Streamlight TLR-2G Laser/Light Combo Review Jan 1, 2020 15:25:33 GMT
Post by bazooka on Jan 1, 2020 15:25:33 GMT
Streamlight TLR-2G Laser/Light Combo Review
Admit it. You want a laser-light combo. We all do, I mean they’re right in that sweet spot of cool and practical. Anyone who’s gone shooting at the range with a laser knows how useful of a training tool it is, and anyone who’s LARPed around their house at night knows how practical a weapon flashlight is. Or I suppose if you carry a handgun for your job, you know how functional both are. Enter the Streamlight TLR-2G.
Operation and Installation
The TLR-2G – Left Profile. The small battery symbol on the upper right side of the housing that shows which direction the left battery should be installed.
Installation and operation of the light are relatively straightforward. Out of the box you:
Open the rear battery housing by flipping up the latch (pictured below).
Install both (provided) batteries according to the handy labels on the side. Using these batteries, you get about 2.5 hours of simultaneous laser-light use or 17 hours of just the laser.
Close the battery housing. To get it to close correctly, you have to angle the side closest to the selection lever down.
Use the small silver lever to choose the mode. Flipped to the left is laser only, the middle position is light-only, the rightmost is laser and light together.
Open the rail attachment. See on the above photo the large screw directly above the “2” in TLR-2G? Unscrew that. I used my fingers, but a coin will work too. It will not come out but will stop turning when fully extended.
Attach it to your rail.
Use the rubber on-off switch. Pressing down on the left side turns on the light, releasing turns it off. Pressing down on the right lever is the more traditional on/off toggle, requiring you to flip it back to the start position to turn the light off. Double-tapping and holding the left side turns on a strobe function.
The underside of the light, note the lever that when flipped up halfway, opens the battery housing.
With the lever thrown. The lower part of the battery cover remains in place and requires a firm push to open.
Near-Universal Rail System
The TLR-2G is a pistol sized laser-light combo that works with pretty much every rail type you can imagine. It does this with Surefire’s exchangeable rail adapter system. I admit, it actually took me a little bit to figure out how it worked. Once I got it though, I was impressed with how well it worked.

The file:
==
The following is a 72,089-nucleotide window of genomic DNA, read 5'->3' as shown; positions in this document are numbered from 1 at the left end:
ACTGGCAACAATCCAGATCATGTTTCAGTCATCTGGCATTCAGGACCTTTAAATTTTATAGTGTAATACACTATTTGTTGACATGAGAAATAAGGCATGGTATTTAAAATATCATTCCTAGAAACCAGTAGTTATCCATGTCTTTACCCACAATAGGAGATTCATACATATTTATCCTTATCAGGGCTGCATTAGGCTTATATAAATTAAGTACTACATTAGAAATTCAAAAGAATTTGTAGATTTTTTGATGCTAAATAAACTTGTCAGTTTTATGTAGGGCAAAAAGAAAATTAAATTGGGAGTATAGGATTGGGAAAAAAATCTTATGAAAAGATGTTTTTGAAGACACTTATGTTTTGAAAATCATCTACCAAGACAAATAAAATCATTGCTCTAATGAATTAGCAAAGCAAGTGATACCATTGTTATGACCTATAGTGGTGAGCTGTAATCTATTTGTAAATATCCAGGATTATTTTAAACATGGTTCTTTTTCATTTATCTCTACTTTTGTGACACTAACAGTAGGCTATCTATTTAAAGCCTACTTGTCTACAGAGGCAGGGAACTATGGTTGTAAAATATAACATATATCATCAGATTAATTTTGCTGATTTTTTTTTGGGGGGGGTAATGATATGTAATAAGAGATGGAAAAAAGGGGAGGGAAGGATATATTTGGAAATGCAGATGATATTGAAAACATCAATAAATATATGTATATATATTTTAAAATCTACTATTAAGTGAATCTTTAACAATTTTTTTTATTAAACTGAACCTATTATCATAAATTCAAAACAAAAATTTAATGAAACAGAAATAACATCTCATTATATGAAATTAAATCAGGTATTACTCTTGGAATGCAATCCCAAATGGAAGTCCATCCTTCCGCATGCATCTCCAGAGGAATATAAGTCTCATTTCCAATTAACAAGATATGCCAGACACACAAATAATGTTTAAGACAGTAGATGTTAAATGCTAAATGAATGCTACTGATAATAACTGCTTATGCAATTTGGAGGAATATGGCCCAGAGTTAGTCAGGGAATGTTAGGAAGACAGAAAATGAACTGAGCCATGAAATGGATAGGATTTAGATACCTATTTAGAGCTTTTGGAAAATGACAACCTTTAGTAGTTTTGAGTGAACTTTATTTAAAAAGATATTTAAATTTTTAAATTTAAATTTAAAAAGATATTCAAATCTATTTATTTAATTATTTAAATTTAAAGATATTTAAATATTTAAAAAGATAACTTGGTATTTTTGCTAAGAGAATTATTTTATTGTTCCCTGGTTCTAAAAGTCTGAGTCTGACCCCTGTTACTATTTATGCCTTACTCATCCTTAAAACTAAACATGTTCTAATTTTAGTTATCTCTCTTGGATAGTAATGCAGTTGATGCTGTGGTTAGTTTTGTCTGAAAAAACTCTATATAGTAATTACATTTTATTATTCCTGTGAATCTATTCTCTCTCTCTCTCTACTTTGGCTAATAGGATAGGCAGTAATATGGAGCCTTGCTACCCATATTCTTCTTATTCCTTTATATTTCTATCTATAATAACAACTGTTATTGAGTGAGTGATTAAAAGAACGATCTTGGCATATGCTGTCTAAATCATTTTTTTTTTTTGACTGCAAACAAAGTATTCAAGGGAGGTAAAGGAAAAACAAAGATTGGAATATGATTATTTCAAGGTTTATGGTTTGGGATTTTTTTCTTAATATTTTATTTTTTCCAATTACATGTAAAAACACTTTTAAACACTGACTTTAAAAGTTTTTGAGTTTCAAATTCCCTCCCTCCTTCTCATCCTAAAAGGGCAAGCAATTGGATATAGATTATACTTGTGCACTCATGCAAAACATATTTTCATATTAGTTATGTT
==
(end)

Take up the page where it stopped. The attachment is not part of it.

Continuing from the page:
The underside of the TLR-2G – Note the piece labeled “GL” for Glock
Seen here is the stock configuration of the light, which has a Glock rail adapter in it. However, the TLR-2G also comes with adapters for 4 other rail systems.
Not pictured – the 1913 Rail Adapter, which was on the light.
The system works by inserting a hex nut into the base of the adapter.
Adapter with the nut in it.
And then using a provided hex-key to screw in a bolt.
Using the hex-key to screw in the nut in the adapter.
Home Defense or Duty Light
More than a training or LARPing tool, though, the TLR-2G shines as either a home defense or duty attachment. The light is rated for 300 lumens and 12,000 candelas. At 50 feet, the light is at approximately 51 lux, or roughly equivalent to a modestly lit living room’s brightness.
Seen here, my apartment. Note the radiance of the light.
Seen here at a distance of ~15 feet, the light is concentrated for the most part where it’s being aimed. In addition, there’s a sufficient radius to the light to illuminate the room. With the lights off at night, my apartment living room is very dark, even in the middle of the city. With the light on, as you can clearly see, I could see very clearly.
The most fun part of the laser-light combo, the laser. I specifically chose the green laser for this review, because green lasers are better than red. And I’m not saying that because green is my favorite color (it’s blue for the curious) but because there’s plenty of science to back that up. The human eye can best see wavelengths of light that are about 550-565nm. The TLR-2G laser is 510-530nm. It’s not smack in the middle of the optimum range, but it’s pretty close. And boy, it is easy to see.
The brightness at 2 feet in normal light.
The brightness at 100 feet in bright light.
Alright, I know that’s not the highest quality picture. But it gets the point across. This laser is VERY visible.
Zeroing the laser is a bit finicky. Because the laser is mounted below the bore, a zero distance has to be chosen by the user. This is done by using another, smaller, hex-key.
The screw controlling the windage is on the left. The screw controlling the elevation is on the right.
This makes zeroing a pain as you have to adjust your grip each time you adjust the zero. Still, as problems go this is fairly minor. It’s not an issue that will come up with any frequency, just when you need to re-zero.
Streamlight has made an excellent offering with its TLR-2G. It’s water-resistant, looks good, and performs exceptionally well. My only complaint is that it won’t fit all compact or subcompact handgun rails, but then it’s not designed to. That’s the TLR-4Gs job. The TLR-2G requires at least 1 7/8″ of space from the trigger guard to the end of the rail.
1 and 7/8″ required.
The switch is intuitive when attached to a handgun, although slightly biased towards right-handed users (though this is something that as a southpaw I have just come to accept). I was unable to get a good picture of it, but the laser is very visible even when the light is on.
In my opinion, if you’re in the market for a light for your nightstand or duty handgun, the TLR-2G would make an excellent contender.